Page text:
Saskatchewan continues talk about drug decriminalization following start of B.C. trial
The Saskatchewan government is not currently considering decriminalizing illicit drugs, but talks between authorities and provincial attorneys continue as a pilot project begins in BC
Beginning Tuesday, BC will begin a three-year process to test the impact of drug decriminalization in the province.
The First Nations Health Authority (FNHA) in BC says on its website that anyone over the age of 18 can possess a total of 2.5 grams of certain illegal drugs without fines, arrest or seizure.
“BC will be the guinea pig, if you will, for this pilot with the federal government,” Saskatchewan Attorney General Bronwyn Eyre said in December 2022 after the plan was announced.
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The drugs being decriminalized in BC are opioids, including heroin and fentanyl, cocaine, methamphetamines and MDMA (ecstasy), which the FNHA notes are the drugs being poisoned in BC’s toxic drug supply.
BC’s goal is to reduce the shame and stigma associated with drug use so people feel more comfortable seeking help.
“This will mean that many people are likely to be more open about their substance use, speaking up with friends, family and caregivers and feeling like they don’t need to hide their use – and use alone where no one is available to provide naloxone or for help call,” says the FNHA website.
The Saskatchewan government confirmed Tuesday in a statement to Global News that it is not considering criminal exemptions for drugs such as methamphetamine or cocaine.
“It is unknown what potential long-term public safety impact decriminalization of illicit drugs will have,” the statement said.
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“The Saskatchewan government’s focus remains on funding programs and services to help people with addiction problems and provide treatment pathways.”
Saskatchewan Health Secretary Paul Merriman was asked several times for his reaction to the trial at a news conference on Tuesday. He said decriminalization was not being considered in Saskatchewan and referred the question to Secretary of State for Mental Health and Addiction Everett Hindley.
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“It’s not on our radar right now,” Hindley said. “Our focus here is on treatment and recovery and the additional investments we have made to mitigate the damage.
“Ultimately, we want to make sure we’re providing people with access and pathways to long-term treatment and recovery.”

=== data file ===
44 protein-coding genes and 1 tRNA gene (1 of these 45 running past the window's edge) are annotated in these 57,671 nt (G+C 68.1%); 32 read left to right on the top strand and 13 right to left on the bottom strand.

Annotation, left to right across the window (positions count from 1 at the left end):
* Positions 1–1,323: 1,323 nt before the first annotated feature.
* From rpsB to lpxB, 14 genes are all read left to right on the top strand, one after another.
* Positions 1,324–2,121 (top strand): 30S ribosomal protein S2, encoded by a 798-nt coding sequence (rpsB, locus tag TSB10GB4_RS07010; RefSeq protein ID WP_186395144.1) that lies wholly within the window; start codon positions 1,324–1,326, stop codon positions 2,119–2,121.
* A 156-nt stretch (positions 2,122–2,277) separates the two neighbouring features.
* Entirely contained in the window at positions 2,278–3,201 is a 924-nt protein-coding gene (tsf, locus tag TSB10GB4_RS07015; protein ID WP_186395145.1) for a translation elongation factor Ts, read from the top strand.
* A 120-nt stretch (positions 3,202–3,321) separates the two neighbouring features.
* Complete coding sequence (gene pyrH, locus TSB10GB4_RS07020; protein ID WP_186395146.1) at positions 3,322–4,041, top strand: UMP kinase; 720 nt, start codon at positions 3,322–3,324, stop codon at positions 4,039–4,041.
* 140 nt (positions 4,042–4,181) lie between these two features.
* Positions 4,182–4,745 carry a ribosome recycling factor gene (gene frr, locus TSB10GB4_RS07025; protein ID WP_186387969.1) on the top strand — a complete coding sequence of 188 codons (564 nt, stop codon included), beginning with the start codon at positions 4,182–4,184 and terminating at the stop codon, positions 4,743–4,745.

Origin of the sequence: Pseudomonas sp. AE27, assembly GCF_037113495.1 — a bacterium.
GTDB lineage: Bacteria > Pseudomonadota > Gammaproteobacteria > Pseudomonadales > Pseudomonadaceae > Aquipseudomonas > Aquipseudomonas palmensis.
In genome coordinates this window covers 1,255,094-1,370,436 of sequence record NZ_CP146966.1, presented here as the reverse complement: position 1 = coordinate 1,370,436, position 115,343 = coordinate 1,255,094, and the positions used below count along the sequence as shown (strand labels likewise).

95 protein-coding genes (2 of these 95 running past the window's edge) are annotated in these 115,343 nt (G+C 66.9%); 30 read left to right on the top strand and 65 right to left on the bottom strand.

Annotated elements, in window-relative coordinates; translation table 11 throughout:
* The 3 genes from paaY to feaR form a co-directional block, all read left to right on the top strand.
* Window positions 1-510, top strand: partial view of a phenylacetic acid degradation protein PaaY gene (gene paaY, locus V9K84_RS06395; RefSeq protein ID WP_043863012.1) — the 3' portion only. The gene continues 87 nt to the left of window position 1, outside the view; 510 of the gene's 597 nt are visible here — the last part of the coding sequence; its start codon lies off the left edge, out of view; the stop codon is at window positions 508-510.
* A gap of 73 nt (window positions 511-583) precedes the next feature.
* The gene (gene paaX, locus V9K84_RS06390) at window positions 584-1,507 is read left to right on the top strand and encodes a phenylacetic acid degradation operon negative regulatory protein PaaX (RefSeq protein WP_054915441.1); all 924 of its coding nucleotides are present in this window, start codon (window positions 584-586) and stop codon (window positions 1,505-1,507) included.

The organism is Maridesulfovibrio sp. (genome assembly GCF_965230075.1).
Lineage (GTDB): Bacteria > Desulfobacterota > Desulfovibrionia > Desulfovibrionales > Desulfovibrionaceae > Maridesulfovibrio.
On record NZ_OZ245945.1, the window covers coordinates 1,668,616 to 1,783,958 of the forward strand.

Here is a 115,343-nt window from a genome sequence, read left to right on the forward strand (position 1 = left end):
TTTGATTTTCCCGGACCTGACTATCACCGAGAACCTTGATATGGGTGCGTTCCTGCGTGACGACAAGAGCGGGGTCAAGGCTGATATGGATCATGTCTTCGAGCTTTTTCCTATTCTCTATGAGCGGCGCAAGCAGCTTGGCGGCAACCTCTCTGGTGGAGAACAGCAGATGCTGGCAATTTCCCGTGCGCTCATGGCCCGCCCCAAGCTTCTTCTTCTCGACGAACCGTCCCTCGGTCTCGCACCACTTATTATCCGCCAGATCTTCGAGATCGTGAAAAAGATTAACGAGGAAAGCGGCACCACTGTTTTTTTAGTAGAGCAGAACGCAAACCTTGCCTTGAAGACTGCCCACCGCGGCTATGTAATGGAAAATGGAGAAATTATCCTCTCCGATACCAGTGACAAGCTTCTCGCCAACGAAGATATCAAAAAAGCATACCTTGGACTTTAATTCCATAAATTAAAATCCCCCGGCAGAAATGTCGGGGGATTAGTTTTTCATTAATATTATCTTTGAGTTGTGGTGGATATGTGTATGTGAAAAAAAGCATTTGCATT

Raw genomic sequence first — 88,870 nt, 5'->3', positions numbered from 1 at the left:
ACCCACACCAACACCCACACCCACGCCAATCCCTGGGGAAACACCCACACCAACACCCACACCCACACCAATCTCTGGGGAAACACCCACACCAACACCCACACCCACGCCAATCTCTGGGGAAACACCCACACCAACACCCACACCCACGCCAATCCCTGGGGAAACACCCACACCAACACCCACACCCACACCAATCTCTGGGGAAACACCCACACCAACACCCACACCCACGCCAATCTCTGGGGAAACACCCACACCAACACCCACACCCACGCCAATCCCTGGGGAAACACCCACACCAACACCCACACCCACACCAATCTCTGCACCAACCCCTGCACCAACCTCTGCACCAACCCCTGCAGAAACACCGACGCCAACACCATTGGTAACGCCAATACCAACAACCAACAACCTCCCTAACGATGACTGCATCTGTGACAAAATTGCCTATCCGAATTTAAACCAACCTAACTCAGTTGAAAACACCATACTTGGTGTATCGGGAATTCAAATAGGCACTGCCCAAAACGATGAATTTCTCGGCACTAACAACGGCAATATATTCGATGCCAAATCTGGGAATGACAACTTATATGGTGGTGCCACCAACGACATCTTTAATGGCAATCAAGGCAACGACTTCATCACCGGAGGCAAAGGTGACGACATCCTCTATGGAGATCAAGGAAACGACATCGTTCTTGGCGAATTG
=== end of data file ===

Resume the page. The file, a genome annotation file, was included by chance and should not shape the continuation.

BC confirmed that this does not mean that drugs will be legalized.
“The drugs covered by this exemption remain illegal,” the province said in a press release. “The sale (or trafficking) of controlled substances remains illegal under the Controlled Drugs and Substances Act, regardless of the amount.”
Saskatchewan Association of Chiefs of Police President Rick Bourassa said that while there are no plans to decriminalize drugs in the province, it is a conversation between agencies.
“We support it as long as there are the appropriate resources and support to make it successful,” Bourassa said.
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He explained that if a similar trial were considered in Saskatchewan, police and authorities would investigate the impact of addiction in the community.
“One of the metrics we would look at is the damage in terms of deaths in our province.”
The Saskatchewan Coroners Service reports that there were 200 suspected drug toxicity deaths in the province between January 1, 2022 and October 31.
Saskatoon-based Prairie Harm Reduction Executive Director Kayla DeMong said she hopes this is a step in the right direction for the country.
“It’s going to be really interesting to see what happens on the side of justice as people continue to be harassed and arrested,” DeMong said.
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DeMong strongly believes that decriminalization should be implemented across the country.
“Other countries have shown that decriminalization is incredibly beneficial and has huge implications on the judicial side of things and the social side of things.”
She said she heard the topic being discussed locally in Saskatoon but wished it spread across Canada.
“We wish them all the success in the world for making this a successful program and we will be speaking to them and learning from them as we move forward,” Bourassa said.
“It’s a conversation that needs to continue.”
– Featuring files from Global News’ Brody Langager, Amy Judd and Kristen Robinson
© 2023 Global News, a division of Corus Entertainment Inc.